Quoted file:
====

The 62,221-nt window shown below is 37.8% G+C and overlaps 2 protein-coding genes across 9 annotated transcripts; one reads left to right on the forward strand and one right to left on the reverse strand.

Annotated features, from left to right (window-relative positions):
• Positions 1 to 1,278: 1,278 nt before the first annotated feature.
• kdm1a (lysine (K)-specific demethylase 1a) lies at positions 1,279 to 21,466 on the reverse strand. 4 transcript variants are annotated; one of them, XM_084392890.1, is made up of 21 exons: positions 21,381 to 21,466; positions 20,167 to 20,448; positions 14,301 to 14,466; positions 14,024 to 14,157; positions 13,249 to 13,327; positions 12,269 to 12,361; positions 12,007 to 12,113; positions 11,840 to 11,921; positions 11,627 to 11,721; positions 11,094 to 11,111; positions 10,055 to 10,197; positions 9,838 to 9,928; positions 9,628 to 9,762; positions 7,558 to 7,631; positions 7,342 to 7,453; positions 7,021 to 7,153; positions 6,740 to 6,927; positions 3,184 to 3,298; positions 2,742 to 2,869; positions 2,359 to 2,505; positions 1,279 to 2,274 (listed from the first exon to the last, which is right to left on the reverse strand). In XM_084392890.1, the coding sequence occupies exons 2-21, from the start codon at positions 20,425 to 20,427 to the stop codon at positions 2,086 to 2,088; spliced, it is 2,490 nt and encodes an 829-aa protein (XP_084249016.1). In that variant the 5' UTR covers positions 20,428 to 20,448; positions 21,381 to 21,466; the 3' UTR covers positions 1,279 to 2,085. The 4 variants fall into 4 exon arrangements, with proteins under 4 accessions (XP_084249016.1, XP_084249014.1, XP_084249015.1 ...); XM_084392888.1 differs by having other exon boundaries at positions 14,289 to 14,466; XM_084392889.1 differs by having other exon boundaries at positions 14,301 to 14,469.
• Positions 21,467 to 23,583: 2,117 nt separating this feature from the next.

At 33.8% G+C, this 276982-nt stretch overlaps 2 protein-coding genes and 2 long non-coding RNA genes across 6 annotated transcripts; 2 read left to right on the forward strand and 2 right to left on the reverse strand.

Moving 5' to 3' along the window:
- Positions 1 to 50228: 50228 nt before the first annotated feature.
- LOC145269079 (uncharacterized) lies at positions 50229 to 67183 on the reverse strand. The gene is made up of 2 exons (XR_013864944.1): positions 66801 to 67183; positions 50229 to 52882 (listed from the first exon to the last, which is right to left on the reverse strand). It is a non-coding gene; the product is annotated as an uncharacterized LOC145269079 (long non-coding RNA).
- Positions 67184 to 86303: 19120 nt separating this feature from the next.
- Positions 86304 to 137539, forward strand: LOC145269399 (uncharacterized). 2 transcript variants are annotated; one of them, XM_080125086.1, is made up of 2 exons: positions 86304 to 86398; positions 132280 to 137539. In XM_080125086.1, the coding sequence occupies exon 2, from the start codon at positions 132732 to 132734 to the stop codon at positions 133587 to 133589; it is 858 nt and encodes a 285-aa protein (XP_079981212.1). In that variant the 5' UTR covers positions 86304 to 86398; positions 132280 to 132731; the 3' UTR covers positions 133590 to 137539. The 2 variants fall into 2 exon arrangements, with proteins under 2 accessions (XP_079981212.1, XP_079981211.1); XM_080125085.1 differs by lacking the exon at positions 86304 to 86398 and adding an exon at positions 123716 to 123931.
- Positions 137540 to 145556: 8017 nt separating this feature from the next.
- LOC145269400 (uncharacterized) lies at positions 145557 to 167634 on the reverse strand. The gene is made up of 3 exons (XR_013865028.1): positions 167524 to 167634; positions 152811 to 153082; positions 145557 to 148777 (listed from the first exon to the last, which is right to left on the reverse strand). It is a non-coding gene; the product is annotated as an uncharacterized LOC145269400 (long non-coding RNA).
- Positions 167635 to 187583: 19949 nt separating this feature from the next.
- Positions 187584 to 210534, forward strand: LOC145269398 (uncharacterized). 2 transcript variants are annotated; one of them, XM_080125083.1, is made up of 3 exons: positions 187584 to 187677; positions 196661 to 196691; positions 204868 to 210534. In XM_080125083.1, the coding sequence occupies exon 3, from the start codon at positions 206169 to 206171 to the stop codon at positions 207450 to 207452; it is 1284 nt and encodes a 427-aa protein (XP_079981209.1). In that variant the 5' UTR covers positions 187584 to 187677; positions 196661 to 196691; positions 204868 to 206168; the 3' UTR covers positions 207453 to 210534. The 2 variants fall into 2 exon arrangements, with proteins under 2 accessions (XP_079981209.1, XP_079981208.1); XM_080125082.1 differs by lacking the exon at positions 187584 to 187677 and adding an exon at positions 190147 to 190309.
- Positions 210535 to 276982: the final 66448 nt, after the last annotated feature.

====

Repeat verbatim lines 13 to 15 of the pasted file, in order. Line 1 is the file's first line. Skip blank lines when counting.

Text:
- LOC145269400 (uncharacterized) lies at positions 145557 to 167634 on the reverse strand. The gene is made up of 3 exons (XR_013865028.1): positions 167524 to 167634; positions 152811 to 153082; positions 145557 to 148777 (listed from the first exon to the last, which is right to left on the reverse strand). It is a non-coding gene; the product is annotated as an uncharacterized LOC145269400 (long non-coding RNA).
- Positions 167635 to 187583: 19949 nt separating this feature from the next.
- Positions 187584 to 210534, forward strand: LOC145269398 (uncharacterized). 2 transcript variants are annotated; one of them, XM_080125083.1, is made up of 3 exons: positions 187584 to 187677; positions 196661 to 196691; positions 204868 to 210534. In XM_080125083.1, the coding sequence occupies exon 3, from the start codon at positions 206169 to 206171 to the stop codon at positions 207450 to 207452; it is 1284 nt and encodes a 427-aa protein (XP_079981209.1). In that variant the 5' UTR covers positions 187584 to 187677; positions 196661 to 196691; positions 204868 to 206168; the 3' UTR covers positions 207453 to 210534. The 2 variants fall into 2 exon arrangements, with proteins under 2 accessions (XP_079981209.1, XP_079981208.1); XM_080125082.1 differs by lacking the exon at positions 187584 to 187677 and adding an exon at positions 190147 to 190309.